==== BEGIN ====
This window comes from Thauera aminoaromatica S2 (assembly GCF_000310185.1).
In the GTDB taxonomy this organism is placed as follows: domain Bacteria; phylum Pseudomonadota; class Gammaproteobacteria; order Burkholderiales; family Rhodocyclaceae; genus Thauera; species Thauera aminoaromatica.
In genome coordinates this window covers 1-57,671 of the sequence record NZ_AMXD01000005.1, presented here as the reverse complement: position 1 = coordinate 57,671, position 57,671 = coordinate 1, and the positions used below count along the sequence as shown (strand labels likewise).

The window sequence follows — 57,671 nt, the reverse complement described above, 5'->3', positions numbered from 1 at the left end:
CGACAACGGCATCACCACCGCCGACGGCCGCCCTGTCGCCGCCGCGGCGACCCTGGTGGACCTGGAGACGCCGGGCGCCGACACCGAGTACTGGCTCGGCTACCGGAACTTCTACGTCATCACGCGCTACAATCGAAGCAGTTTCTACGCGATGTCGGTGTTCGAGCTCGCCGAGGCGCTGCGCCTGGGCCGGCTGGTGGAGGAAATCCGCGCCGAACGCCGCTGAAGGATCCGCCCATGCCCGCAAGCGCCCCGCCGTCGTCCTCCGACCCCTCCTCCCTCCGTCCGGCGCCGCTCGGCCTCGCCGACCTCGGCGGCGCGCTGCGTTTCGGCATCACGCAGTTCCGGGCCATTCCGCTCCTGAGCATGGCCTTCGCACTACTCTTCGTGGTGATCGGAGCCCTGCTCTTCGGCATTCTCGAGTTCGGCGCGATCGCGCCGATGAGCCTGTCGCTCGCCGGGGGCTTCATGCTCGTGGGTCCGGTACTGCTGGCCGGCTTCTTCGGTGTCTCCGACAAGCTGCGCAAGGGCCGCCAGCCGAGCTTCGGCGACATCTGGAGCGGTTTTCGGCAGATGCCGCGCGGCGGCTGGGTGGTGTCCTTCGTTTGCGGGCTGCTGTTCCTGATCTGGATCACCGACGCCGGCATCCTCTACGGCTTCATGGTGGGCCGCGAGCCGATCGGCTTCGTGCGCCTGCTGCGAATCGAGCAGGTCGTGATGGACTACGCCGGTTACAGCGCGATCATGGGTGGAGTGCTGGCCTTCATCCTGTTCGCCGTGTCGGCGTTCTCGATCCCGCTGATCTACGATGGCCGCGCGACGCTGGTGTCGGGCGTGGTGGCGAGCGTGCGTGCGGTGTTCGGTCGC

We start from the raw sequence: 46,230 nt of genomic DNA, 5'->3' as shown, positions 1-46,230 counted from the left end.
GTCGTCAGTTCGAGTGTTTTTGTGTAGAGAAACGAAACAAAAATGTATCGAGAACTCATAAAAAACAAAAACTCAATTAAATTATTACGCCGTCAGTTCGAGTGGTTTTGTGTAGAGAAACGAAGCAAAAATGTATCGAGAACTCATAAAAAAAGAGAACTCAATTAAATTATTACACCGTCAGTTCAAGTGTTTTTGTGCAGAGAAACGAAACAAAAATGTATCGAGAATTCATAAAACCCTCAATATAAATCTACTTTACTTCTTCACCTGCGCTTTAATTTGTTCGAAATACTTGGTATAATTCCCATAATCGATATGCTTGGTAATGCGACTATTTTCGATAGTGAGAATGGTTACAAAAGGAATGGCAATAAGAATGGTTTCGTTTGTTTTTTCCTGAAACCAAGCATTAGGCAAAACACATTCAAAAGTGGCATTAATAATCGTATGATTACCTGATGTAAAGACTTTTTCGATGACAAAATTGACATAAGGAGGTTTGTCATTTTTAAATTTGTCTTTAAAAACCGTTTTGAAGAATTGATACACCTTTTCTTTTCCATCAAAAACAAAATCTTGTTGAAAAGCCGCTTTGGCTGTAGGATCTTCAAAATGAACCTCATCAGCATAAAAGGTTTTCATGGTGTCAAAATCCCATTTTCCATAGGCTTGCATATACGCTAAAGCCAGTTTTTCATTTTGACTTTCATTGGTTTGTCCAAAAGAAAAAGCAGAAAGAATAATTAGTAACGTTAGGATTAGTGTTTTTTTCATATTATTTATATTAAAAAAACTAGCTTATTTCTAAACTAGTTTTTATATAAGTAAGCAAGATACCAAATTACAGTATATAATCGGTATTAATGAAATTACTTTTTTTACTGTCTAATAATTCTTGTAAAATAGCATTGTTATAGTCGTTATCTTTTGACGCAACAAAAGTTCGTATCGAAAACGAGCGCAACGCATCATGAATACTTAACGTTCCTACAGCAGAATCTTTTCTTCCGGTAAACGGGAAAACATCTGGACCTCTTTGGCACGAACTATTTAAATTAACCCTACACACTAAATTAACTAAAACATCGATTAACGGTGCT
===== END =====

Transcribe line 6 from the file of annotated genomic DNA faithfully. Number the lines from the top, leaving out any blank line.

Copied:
We start from the raw sequence: 46,230 nt of genomic DNA, 5'->3' as shown, positions 1-46,230 counted from the left end.